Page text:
Comcast Tests User Throttling
Comcast is testing a new method of managing network traffic that would target heavy users instead of the applications favored by bandwidth hogs. Comcast claims only a handful of users are clogging its broadband network and slowing it down for the vast majority of users.
In testing beginning in three markets June 6, Comcast plans to compile a blacklist of its heaviest users who may find their Internet speeds slowed during peak network hours, regardless of the software used to download files. Comcast insists most users will not be affected by the approach.
"When we roll this out nationally by the end of the year, all those types of questions will be answered," Comcast spokesman Charlie Douglas told The New York Times. "We are trying to figure out what do customers want, what techniques need to be in place to create the best user experience."
Comcast's first response to the problem was to throttle P2P applications such as BitTorrent during peak network hours. That approach, however, led to complaints, a lawsuit and a FCC (Federal Communications Commission) investigation that throttling is a violation of the FCC's network neutrality principles that prohibit the arbitrary blocking of applications.
The cable giant's subsequent public pummeling forced Comcast to come to an accord with BitTorrent and a promise to seek a more agnostic approach to network traffic management. The new testing is Comcast's first attempt to change its approach.
To Tier or Throttle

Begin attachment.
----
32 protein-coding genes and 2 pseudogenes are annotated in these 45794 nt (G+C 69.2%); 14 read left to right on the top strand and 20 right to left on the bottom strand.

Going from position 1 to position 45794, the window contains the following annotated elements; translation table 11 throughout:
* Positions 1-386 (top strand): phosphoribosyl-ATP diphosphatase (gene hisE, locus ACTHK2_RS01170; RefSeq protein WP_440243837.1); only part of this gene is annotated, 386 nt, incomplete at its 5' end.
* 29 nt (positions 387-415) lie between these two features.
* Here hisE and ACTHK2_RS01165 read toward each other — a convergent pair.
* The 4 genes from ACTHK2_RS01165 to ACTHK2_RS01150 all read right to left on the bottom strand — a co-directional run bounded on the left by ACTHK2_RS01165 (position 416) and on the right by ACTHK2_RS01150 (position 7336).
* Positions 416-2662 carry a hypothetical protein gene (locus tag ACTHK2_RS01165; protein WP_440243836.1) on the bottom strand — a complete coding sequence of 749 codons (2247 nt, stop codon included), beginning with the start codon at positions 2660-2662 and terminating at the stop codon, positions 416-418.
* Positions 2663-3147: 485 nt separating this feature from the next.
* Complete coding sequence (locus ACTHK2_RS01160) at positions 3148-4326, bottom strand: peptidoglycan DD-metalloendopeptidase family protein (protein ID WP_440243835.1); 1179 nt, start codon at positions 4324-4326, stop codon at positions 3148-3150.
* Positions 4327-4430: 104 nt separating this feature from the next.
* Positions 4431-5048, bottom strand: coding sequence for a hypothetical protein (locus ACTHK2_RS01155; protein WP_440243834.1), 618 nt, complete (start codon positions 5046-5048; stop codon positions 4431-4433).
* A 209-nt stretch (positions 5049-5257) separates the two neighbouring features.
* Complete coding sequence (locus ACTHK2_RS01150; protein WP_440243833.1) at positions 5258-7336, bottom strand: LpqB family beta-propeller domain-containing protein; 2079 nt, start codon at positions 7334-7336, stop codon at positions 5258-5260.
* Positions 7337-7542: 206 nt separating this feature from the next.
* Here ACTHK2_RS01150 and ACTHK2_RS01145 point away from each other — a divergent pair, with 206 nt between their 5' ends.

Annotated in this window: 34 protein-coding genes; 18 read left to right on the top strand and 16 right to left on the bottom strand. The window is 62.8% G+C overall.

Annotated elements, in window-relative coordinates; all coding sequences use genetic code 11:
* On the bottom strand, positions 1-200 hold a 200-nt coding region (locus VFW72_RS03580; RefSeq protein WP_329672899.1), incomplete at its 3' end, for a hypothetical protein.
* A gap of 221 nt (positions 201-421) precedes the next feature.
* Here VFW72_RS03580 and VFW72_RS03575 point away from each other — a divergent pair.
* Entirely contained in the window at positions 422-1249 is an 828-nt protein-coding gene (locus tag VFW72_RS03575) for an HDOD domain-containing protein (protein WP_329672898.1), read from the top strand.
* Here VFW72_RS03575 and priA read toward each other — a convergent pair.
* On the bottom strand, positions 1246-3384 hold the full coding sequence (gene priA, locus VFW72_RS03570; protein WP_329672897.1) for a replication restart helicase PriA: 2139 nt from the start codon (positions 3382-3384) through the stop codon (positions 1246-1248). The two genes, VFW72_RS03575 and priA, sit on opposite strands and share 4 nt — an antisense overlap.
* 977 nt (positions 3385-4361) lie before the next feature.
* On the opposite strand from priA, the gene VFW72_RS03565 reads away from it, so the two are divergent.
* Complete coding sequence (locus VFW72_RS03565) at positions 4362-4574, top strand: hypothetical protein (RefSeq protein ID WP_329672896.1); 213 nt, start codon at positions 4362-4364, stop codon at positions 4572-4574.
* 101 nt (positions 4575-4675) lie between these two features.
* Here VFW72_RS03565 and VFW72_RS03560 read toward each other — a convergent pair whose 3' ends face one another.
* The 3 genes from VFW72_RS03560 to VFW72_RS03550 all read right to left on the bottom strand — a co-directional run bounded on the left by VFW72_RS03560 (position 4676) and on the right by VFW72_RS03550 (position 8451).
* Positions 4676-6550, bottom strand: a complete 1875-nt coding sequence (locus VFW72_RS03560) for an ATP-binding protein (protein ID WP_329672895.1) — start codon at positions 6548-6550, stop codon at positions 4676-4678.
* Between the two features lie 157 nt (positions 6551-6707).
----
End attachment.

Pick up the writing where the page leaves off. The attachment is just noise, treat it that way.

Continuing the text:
Comcast's solution is in sharp contrast with Time Warner Cable, which faces the same overburdened network problems. Time Warner is testing tiered service with monthly allowances for downloading and uploading files. Users exceeding their monthly allowance will pay $1 per gigabyte.
TW's tiers will begin at $30 a month for 768 kilobits per second service with a 5-gigabyte cap. The top tier goes for $55 a month for 15 megabits per second and a 40-gigabyte cap.
While the FCC has not completed its investigation of Comcast, Chairman Kevin Martin left little doubt of the ultimate outcome in testimony April 22 before the Senate Commerce Committee. Martin told lawmakers it appears Comcast broadband customers are not free to access all content on the Internet, including the ability to fully use peer-to-peer networks.
Comcast's technology, Martin added, "blocks the uploads of at least a large portion of subscribers in that part of the network, regardless of the actual levels of congestion at that particular time."
Since the beginning of the controversy, Comcast has admitted throttling BitTorrent traffic but insisted its policy falls within the FCC's rules for reasonable network management practices. Comcast also said the practice was "imperceptible to the customer," a notion disputed by Martin.
"It does not appear that this technique [throttling] was used only to occasionally delay traffic at particular nodes suffering from network congestion at that time," Martin said in his testimony.
According to Martin, the testimony so far presented to the FCC indicates Comcast's efforts at managing P2P traffic "is typically deployed over a wider geographic or system area and would therefore have impacted nodes within a system simultaneously."